The Manitoba Government and General Employees’ Union (MGEU) is calling on the province to look at its inspection and enforcement practices following the death of a 39-year-old construction worker in a trench collapse on May 6.
The union has been critical of the government’s decision to alter is enforcement strategy in the past several months due to the COVID-19 pandemic, said Blaine Duncan, the MGEU’s workplace safety and health specialist.
“We have no information to suggest that the lack of inspections caused this recent tragedy,” Duncan clarified. “Our point in raising these concerns now is that this recent tragedy simply underscores the importance of Workplace Safety and Health. Effective enforcement of safety rules is a critical part of ensuring safe and healthy workplaces. Field inspections are a critical enforcement tool.”
Duncan explained the union’s members and some government officials indicate that inspections and enforcement during the COVID-19 pandemic has dropped off.
“The activities of the Workplace Safety and Health (WSH) Branch were significantly modified at the outset of the pandemic,” he said. “Once the pandemic hit Manitoba, government directed Safety and Health officers not to do in-person, onsite inspections except in high-priority investigations. In early April, a handful of inspectors were given the go-ahead to do drive-by views of construction sites with instructions to engage only if contraventions were visible from a distance.”
According to Duncan, the past two months have seen less than half the normal number of officers assigned to field duties, and those on field duties were only spending half their workdays in the field.
The union believes that instead of developing work procedures to conduct in-person, onsite inspections safely, the government simply cut back on these inspections.
“We think that’s the wrong response and that it will place workers at risk,” said Duncan.
The province’s records show that in April WSH received 987 calls and emails, actioned 162 complaints, 36 incidents and 37 consultations, and initiated 182 additional proactive assignments. This enforcement work resulted in 281 inspections, 139 improvement orders and 23 stop work orders.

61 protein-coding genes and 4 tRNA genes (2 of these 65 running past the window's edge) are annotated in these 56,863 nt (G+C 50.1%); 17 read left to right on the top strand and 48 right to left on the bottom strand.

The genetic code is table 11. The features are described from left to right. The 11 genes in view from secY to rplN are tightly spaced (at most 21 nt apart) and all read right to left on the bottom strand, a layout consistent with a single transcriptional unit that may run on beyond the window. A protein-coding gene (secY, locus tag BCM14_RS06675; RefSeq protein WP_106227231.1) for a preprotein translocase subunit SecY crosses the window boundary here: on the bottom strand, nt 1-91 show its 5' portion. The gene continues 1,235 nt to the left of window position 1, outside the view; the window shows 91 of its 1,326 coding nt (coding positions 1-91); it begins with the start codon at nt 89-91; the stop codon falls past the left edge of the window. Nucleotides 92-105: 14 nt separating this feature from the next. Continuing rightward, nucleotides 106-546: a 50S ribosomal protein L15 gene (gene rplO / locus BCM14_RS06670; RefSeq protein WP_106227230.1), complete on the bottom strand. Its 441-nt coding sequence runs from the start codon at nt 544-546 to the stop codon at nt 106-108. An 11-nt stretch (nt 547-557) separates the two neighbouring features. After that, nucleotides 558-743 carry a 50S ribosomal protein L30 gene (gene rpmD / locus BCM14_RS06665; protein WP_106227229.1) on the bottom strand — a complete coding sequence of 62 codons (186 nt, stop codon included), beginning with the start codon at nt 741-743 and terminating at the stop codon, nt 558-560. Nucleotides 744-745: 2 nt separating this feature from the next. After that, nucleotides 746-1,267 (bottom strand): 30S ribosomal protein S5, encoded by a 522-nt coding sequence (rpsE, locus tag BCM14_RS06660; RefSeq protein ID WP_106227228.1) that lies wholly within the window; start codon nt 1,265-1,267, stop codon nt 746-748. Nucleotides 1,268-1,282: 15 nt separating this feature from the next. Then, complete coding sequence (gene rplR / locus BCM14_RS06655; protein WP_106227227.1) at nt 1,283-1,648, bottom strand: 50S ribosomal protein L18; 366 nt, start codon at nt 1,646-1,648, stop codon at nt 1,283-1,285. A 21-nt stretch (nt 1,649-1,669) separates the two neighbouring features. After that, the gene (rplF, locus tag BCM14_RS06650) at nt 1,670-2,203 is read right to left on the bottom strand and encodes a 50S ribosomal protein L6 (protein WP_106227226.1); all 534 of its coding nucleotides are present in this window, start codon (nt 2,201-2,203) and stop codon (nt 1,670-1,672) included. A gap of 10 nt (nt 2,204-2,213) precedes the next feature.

A provincial spokesperson told the Journal of Commerce that WSH limited proactive inspections during the initial stages of the COVID-19 outbreak to prevent community spread, redirect resources to complaints, queries and refusals and in recognition that business operations were decreased.
“Complaints, incidents and work refusals were prioritized alongside the development of guidance materials to ensure appropriate systems were in place in workplaces,” said the spokesperson. “This was consistent with the approach taken in other jurisdictions.”
The province added that as business reopens, WSH is resuming its previous proactive inspection strategy and is collaborating with Public Health to ensure workplaces at high-risk for COVID-19 exposure are covered.
The spokesperson noted that WSH utilizes data-driven enforcement strategies to target proactive inspections for maximum effectiveness.
Duncan said the union has requested the data on how many in-person, onsite inspections were conducted and how many improvement orders and stop-work orders were issued in the past two months, year over year, to compare.
The union has sent a letter to the minister responsible for the WSH branch highlighting the need to support the safety enforcement with appropriate financial and staffing resources. The union is also calling for an investigation by the chief prevention officer into the scaling back of in-person onsite investigations.
“With the recent partial reopening of the economy and recent provincial funding for shovel-ready construction projects, it is more important than ever for safety and health officers to be present in Manitoba workplaces,” said Duncan. “It is simply unacceptable that safe work procedures for the people responsible for enforcing safe work rules were not implemented until seven weeks after COVID-19 arrived in Manitoba.”